Is it the lost city of Atlantis?
|Photo credit: atlantis.haktanir.org|
Science Recorder | Rick Docksai | Wednesday, May 08, 2013
It’s not the legendary Atlantis, but researchers are claiming to
have found traces of a long-lost continent buried in the Atlantic Ocean
near Brazil. The researchers announced on Tuesday that samples of rock
from the site appear to be remnants of Pangea, the prehistoric supercontinent from which the Americas, Africa, and other present-day land masses eventually emerged.
A Brazilian-Japanese team that included researchers from the
Brazilian Geological Survey, the Oceanographic Institute of Sao Paolo,
and Japan’s Agency for Marine-Earth Science and Technology found the
rocks during an expedition to study the Rio Grande Elevation,
a high-rising mass of ocean floor about 930 miles from the shore of Rio
de Janeiro. Over a month of study, the team examined the formation up
close through a series of dives in a three-person submersible craft to
as far down as 21,000 feet below the surface.
It was on these dives that the team noticed that the rock’s composite
minerals included granite, iron, and cobalt, none of which were present
in the surrounding seabed. The granite was a particularly noteworthy
find, since this rock usually only appears on land.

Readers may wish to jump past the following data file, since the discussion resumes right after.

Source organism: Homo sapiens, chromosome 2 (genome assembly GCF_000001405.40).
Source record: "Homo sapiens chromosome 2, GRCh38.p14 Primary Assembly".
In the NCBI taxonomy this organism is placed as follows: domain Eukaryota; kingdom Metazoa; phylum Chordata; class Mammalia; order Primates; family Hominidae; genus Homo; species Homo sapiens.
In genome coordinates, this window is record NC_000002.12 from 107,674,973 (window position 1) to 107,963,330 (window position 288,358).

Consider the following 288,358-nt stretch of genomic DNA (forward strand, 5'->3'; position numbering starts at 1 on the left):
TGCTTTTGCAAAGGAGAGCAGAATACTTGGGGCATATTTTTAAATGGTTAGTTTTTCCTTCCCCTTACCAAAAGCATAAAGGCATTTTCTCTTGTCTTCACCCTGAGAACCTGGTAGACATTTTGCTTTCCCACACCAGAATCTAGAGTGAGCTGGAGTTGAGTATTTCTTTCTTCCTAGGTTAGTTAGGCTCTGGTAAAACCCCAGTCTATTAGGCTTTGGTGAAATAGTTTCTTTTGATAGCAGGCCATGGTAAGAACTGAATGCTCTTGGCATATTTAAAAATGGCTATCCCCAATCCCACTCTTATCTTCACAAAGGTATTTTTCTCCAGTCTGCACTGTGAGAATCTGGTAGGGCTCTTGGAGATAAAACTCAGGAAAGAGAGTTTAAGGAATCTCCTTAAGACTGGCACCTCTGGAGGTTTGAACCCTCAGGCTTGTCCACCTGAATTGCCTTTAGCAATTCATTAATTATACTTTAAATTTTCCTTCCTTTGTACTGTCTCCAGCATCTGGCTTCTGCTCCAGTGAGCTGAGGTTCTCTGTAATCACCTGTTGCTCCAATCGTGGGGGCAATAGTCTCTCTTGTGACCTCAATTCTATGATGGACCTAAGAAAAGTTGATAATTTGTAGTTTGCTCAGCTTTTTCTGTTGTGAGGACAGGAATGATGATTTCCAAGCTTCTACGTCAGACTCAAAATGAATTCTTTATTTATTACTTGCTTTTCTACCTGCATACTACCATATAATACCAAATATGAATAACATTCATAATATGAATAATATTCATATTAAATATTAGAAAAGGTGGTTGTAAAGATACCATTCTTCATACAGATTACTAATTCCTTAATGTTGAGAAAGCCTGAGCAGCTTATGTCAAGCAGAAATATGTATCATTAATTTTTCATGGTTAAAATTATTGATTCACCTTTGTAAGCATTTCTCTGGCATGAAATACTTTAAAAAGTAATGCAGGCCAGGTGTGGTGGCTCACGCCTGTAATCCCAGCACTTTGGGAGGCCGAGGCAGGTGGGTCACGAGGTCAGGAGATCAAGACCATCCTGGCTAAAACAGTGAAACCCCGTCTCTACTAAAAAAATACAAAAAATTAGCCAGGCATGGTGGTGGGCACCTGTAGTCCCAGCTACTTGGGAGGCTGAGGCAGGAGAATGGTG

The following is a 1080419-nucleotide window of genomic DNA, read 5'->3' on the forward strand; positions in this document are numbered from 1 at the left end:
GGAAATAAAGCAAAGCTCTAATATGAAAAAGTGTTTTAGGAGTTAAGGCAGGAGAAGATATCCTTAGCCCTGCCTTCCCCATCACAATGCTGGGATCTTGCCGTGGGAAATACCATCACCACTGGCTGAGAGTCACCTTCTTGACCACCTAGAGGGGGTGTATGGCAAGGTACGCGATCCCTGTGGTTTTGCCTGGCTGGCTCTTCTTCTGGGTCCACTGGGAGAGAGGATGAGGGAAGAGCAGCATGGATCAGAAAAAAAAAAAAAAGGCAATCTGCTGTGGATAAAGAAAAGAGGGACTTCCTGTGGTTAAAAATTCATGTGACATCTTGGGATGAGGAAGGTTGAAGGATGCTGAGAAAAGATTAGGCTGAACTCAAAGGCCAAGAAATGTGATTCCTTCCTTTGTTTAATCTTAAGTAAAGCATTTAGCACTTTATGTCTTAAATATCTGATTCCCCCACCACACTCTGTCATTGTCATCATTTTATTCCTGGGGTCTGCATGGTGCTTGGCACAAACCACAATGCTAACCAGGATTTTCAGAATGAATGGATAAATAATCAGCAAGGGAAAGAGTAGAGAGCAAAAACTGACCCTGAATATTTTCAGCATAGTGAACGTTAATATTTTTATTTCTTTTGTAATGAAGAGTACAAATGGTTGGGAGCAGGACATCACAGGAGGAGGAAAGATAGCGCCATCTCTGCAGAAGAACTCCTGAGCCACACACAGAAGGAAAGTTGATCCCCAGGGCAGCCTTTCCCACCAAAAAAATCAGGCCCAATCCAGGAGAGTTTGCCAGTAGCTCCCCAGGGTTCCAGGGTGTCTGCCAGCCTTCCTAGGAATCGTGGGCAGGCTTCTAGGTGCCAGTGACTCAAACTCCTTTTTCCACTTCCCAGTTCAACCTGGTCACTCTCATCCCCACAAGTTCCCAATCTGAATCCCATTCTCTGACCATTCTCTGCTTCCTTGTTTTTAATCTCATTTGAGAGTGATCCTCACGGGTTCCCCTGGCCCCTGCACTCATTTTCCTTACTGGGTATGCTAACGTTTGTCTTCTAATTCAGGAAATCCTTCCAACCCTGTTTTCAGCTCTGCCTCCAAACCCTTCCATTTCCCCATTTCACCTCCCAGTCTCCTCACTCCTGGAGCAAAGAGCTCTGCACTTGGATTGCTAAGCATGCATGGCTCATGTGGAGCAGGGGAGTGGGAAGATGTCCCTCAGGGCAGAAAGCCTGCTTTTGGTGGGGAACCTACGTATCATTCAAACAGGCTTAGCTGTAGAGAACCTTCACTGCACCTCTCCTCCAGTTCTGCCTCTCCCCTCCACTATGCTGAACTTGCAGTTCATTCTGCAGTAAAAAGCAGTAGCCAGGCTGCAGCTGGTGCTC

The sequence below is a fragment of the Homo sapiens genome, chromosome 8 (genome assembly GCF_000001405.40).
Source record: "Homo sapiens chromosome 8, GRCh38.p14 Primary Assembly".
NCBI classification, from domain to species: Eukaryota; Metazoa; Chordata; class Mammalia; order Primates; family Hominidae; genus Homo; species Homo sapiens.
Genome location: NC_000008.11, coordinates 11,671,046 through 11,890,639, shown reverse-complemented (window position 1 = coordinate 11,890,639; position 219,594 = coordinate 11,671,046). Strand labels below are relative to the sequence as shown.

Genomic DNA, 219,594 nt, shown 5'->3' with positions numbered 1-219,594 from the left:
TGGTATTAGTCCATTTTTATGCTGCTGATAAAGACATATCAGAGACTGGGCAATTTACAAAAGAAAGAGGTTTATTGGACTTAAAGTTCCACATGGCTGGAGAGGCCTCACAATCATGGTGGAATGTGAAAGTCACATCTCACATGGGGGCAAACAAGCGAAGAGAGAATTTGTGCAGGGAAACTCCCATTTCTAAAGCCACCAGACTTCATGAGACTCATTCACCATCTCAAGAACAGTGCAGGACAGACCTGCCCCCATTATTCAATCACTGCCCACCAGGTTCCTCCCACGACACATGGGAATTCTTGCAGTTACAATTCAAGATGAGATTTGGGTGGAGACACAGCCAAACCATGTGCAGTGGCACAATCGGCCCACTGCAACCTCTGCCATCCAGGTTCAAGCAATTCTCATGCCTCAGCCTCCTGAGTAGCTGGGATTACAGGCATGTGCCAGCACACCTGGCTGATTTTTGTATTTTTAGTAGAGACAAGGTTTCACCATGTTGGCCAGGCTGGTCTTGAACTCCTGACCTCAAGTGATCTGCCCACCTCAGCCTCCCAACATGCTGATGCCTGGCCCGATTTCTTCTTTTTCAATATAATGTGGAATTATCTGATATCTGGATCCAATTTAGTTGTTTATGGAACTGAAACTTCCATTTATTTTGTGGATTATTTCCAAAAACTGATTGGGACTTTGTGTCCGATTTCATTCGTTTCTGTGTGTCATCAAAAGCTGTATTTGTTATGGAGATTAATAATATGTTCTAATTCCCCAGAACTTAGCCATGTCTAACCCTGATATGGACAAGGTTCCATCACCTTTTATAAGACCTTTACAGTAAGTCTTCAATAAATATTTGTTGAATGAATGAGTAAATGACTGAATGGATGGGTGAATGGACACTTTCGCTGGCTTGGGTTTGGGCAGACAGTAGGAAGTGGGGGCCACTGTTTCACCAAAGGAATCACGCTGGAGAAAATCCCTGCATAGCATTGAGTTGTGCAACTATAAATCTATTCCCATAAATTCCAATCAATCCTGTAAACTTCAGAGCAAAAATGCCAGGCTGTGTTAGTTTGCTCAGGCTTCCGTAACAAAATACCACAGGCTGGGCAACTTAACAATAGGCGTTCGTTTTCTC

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The researchers drilled into the rock and extracted a few samples,
which they brought samples up to the surface and subjected to deeper
chemical analyses. They now hypothesize that the rock may have been an
island that existed alongside Pangea until 100 million years ago, when
the land masses that would become South America and Africa started
breaking off of the supercontinent. The island may have gotten caught in
between these fissures and pulverized into the ocean floor.
Roberto Ventura Santos, director of the Brazilian Geological Survey,
and other observers have already dubbed this theoretical island “Brazil’s Atlantis,”
in allusion to the island of ancient Greek lore. However, this
real-life island would presumably have disappeared beneath the waves
millions of years before there were any Greeks—or any humans, for that
matter—around to see it and write tributes to it.
No one expects to find any ancient cities within this granite, but
Santos does suggest that the rock’s discovery may have significant
implications for our understanding of the formation of the continents
and the evolution of Earth’s crust.
The team is now gathering samples of rock previously found in other
portions of the southern Atlantic for cross-comparisons. It expects to
return to the Rio Grande Elevation and conduct further drilling along
the site later this year.
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